The Hidden Costs of Private Health Insurance

Other, smarter people have written at great length about how screwed up the health insurance system is in the United States. To sum up, we're the only industrialized nation without any form of universal health insurance. There are a few reasonably good arguments against it, that basically fall into three categories: that it will cost too much, that the quality of care will go down, and that incentives for medical research will diminish. I'm of the opinion that the first argument is basically 100% bogus. Those with good jobs already pay for health insurance, be it through an explicit deduction or implicitly through a reduced salary. Huge companies like General Motors are basically HMOs with investments in product manufacturing. And health insurance for the poor in this country is paid for on behalf of minimum-wage employers and the unemployed by public hospitals and the insane rates they charge for services not paid for by insurance companies. And there's not a lot of evidence that as health insurance becomes cheaper people use more of it. In other words, the moral hazard myth is largely bogus, too. In the end the total cost of health insurance doesn't vary much with the cost to any particular end user, and hence doesn't vary much with respect to who is paying the bill. Empirical evidence suggests that people with private health insurance don't need to wait as long to obtain care as those who depend on socialized medicine. While most of the countries that have implemented socialized health care seem to have more-or-less phased out retail healthcare, I can't think of any particularly good reason why this has to be so. Under a well-designed plan, those with additional resources (be it cash or supplemental insurance) ought to be able to purchase their healthcare on the open market, whereas those who would otherwise go without (or be financially ruined by accident or illness) might have to wait a while for non-emergency services. So I don't see how this is a compelling argument either. Finally, some people are of the belief that financing health insurance privately will somehow flush the existing incentives for medical research down the toilet. But the existing incentives for the creation of lifesaving treatments doesn't have a lot to do with who pays for healthcare; it has far more to do with what sorts of treatments are patentable. With the reasons against it out of the way, what are some reasons for implementing universal health insurance in the US? First off is the ever-increasing mountain of paperwork we have to fill out, replete with odd "choices" to be made that strike me should really have been made for me by an actuary whose full-time job is to make these sorts of decisions. It reminds me of the recent company holiday party, where the invitation explained that it was a "mandatory meeting" and that we should "please RSVP." Redundancy aside, if it's not really an option, why are you asking me? Case in point for me is the so-called Flexible Spending Account. That sounds good, but in reality it's a pretty-darned inflexible account I can only use on certain uncovered medical expenses. Oh, and if I don't use it up, the money is "forfeited." Forfeited to whom is anyone's guess; does it just sort of disappear in a puff of smoke? The only upside is that it's deducted pre-tax. It's one of those stupid "bets" that American companies seem to be so big on. For instance, why do I have to decide at the beginning of the month how much I'm going to yak on my cell phone? Why don't they charge me less per unit the more I use it, like any other sensible consumer product? But I digress... The second case is the new Medicare prescription drug coverage. From their FAQ:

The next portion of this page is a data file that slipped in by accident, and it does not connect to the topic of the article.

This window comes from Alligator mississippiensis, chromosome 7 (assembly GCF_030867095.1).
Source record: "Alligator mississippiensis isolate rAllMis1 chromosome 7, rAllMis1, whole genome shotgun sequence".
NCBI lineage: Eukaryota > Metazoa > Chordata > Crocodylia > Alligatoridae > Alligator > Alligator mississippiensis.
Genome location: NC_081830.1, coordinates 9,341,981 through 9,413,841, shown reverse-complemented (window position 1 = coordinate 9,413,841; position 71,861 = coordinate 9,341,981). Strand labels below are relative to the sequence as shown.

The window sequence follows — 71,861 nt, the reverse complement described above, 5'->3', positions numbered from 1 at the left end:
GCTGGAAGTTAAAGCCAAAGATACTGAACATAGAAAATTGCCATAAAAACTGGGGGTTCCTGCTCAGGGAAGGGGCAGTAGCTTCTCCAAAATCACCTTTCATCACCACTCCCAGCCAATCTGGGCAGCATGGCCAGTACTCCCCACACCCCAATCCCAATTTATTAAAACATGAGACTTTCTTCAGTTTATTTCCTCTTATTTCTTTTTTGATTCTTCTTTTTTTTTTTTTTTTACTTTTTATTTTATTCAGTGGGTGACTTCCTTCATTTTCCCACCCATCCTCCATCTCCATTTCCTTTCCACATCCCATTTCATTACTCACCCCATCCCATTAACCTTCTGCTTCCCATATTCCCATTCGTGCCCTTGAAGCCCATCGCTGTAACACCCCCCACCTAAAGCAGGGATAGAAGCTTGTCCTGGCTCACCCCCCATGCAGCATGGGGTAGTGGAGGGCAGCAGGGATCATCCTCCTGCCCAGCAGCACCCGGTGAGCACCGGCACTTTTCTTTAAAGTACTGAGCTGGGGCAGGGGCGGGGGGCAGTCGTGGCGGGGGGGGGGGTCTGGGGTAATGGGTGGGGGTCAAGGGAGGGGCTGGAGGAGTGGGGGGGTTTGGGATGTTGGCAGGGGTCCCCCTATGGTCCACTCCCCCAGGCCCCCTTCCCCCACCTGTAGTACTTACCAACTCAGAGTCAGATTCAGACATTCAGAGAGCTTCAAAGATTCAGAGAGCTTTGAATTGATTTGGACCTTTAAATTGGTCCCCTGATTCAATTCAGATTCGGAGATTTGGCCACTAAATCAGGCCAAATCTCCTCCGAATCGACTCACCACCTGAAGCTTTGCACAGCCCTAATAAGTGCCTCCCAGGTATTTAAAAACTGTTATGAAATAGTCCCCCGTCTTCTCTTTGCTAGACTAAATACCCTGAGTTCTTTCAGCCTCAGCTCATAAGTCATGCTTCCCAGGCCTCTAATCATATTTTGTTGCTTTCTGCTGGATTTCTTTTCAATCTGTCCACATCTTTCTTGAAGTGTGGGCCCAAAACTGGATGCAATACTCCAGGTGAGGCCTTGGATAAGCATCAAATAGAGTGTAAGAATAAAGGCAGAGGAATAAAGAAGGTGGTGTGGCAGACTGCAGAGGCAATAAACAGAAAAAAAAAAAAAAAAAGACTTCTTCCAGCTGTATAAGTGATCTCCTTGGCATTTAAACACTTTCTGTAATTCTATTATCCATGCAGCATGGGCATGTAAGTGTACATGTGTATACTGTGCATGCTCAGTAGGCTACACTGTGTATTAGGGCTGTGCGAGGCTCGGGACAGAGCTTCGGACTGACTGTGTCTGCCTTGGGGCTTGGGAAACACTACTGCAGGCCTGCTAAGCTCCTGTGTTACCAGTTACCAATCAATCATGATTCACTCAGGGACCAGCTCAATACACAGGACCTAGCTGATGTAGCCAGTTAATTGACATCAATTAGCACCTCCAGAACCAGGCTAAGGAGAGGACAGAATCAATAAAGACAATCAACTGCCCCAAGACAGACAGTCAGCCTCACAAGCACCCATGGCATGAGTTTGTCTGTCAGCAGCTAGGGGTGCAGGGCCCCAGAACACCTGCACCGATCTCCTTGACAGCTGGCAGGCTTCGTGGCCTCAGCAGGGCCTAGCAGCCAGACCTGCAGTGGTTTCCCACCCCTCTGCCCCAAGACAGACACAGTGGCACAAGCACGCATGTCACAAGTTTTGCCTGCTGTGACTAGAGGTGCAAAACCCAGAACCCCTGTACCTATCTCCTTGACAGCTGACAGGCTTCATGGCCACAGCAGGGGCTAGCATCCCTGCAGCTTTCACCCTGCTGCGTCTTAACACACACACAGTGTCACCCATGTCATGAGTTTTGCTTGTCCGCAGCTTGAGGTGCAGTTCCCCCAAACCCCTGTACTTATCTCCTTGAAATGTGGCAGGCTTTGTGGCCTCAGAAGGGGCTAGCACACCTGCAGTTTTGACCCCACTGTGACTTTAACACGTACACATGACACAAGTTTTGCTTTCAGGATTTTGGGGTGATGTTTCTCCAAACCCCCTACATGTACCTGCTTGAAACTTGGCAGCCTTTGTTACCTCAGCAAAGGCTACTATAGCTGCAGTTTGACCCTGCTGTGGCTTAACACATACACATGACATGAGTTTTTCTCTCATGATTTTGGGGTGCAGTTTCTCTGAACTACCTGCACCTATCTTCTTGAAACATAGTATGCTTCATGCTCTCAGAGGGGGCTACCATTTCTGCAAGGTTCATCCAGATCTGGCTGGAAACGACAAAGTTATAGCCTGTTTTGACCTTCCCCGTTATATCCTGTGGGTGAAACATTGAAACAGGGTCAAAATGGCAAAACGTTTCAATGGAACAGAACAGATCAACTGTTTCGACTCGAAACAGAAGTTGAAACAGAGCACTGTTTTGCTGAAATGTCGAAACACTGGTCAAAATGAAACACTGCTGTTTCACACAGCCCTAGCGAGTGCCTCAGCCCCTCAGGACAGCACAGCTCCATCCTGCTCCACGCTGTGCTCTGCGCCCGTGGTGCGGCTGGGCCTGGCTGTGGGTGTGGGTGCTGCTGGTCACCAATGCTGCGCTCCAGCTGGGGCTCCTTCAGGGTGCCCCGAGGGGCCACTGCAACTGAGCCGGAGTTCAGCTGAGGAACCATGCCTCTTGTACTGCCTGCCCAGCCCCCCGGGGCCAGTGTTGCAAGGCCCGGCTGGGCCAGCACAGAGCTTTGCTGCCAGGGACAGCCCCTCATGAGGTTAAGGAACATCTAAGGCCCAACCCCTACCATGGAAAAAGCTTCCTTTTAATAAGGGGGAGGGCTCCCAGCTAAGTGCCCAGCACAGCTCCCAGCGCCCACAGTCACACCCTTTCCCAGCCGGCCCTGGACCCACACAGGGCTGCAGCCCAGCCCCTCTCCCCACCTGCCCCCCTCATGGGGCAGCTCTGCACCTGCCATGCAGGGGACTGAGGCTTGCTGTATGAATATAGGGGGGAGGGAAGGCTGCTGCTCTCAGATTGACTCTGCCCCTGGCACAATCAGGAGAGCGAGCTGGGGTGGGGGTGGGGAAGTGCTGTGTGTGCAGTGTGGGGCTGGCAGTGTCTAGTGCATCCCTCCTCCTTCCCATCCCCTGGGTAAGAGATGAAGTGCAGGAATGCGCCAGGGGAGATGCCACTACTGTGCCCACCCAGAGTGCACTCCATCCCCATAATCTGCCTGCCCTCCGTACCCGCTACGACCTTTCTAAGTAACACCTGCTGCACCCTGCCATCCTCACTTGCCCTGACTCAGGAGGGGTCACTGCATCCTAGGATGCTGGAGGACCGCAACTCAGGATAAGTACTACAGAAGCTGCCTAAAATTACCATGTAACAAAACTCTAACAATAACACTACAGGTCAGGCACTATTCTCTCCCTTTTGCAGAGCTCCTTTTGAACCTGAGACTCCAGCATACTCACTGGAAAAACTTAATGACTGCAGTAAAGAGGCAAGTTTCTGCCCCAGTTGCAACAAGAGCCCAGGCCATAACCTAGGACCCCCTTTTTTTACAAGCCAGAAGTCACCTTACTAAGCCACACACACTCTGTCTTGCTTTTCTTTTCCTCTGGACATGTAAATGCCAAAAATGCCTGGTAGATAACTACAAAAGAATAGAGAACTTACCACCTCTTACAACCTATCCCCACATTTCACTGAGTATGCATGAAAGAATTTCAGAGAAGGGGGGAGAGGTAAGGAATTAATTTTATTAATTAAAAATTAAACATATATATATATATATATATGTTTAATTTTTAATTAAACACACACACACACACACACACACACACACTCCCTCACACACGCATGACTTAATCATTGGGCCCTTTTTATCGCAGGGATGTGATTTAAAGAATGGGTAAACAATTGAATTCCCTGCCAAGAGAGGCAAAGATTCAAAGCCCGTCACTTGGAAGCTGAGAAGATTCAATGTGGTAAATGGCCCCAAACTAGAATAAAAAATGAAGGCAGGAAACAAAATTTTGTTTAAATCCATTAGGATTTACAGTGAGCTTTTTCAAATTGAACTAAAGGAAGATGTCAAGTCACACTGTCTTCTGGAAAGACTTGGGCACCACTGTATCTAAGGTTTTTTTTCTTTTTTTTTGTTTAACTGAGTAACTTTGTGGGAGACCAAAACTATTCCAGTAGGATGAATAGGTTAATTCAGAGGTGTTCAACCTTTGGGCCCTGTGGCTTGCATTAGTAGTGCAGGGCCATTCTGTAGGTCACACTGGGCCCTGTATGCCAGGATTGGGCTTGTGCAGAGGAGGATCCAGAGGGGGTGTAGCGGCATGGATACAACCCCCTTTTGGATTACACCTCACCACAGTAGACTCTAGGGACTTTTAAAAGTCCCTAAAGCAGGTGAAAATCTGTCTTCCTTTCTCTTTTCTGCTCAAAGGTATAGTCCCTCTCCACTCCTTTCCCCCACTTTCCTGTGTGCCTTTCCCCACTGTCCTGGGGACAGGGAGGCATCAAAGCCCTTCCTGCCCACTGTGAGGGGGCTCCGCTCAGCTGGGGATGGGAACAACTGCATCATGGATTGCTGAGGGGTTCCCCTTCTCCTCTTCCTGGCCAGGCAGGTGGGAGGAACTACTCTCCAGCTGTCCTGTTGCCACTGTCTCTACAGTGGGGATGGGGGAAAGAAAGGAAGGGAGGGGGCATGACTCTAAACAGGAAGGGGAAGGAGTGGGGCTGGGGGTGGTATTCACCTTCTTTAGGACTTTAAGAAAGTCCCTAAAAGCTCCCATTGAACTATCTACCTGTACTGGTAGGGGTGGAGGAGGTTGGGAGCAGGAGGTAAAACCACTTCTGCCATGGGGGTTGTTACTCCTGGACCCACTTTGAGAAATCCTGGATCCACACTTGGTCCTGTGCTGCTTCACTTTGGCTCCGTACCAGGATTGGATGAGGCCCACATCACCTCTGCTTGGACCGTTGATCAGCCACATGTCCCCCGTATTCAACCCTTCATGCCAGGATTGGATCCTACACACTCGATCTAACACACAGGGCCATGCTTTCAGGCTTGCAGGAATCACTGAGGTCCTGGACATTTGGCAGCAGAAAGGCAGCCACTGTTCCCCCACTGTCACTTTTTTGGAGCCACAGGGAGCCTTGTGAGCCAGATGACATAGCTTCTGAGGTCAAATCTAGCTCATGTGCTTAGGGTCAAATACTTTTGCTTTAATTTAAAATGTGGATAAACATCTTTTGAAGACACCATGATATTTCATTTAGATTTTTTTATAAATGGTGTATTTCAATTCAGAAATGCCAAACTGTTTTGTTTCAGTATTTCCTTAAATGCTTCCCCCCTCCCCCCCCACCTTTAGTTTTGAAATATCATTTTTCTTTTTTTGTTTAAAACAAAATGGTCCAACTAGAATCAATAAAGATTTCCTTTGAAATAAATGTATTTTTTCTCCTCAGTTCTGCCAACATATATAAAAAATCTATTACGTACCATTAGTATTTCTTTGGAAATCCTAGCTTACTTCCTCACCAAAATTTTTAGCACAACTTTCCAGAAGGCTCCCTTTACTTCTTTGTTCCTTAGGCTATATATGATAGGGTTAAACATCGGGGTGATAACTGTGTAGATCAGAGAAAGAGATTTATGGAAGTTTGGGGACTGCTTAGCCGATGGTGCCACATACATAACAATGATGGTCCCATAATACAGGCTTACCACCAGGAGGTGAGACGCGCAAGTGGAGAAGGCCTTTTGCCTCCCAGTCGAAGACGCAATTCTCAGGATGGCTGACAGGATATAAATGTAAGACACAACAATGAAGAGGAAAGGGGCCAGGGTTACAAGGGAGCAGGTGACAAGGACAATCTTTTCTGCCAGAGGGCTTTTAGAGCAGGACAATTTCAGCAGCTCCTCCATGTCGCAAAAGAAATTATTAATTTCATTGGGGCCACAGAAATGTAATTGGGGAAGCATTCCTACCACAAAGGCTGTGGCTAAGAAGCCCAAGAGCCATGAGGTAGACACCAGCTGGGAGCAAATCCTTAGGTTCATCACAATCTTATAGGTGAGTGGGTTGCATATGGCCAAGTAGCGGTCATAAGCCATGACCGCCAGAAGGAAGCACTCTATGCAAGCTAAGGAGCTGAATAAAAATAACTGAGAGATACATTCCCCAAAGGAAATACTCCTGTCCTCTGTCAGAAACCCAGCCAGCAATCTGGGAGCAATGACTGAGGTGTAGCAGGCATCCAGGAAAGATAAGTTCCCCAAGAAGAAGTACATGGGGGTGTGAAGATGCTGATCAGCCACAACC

Do I have to join a Medicare drug plan?

No. Joining a Medicare drug plan is your choice. However, if you don’t join a plan by May 15, 2006, and you don’t currently have a drug plan that, on average, covers at least as much as standard Medicare prescription drug coverage, you will have to wait until November 15, 2006 to join. When you do join, your premium cost will go up at least 1% per month for every month that you wait to join. Like other insurance, you will have to pay this penalty as long as you have Medicare prescription drug coverage.

Who the fuck thought up this brilliant piece of nincompoopery? Lemme guess: a mobile phone exec?

Can't you just take a chunk of my income, consumption, property, or whatever, and pay the good doctor when I get sick? Do I really need to be involved at every step? How much time is wasted in making and administrating these "choices"? Speaking of which, one of the major impediments of me going off and, say, starting my own company is not lack of money or good ideas, but the fact that I'd basically being playing fast and loose with my life savings in the event that I break my arm or get a bad case of food poisoning, let alone come down with some rare, serious and expensive medical condition. And that's me, as a perfectly healthy thirty-year-old. What about the mom and pop types in their fifties that want to open a bed and breakfast? How are they going to compete with the Holiday Inn if literally no one is willing to sell them health insurance? It seems that by shuffling around the risk a bit, we could remove a lot of the completely unnecessary uncertainty from being an entrepreneur, or even running or working for a small business.


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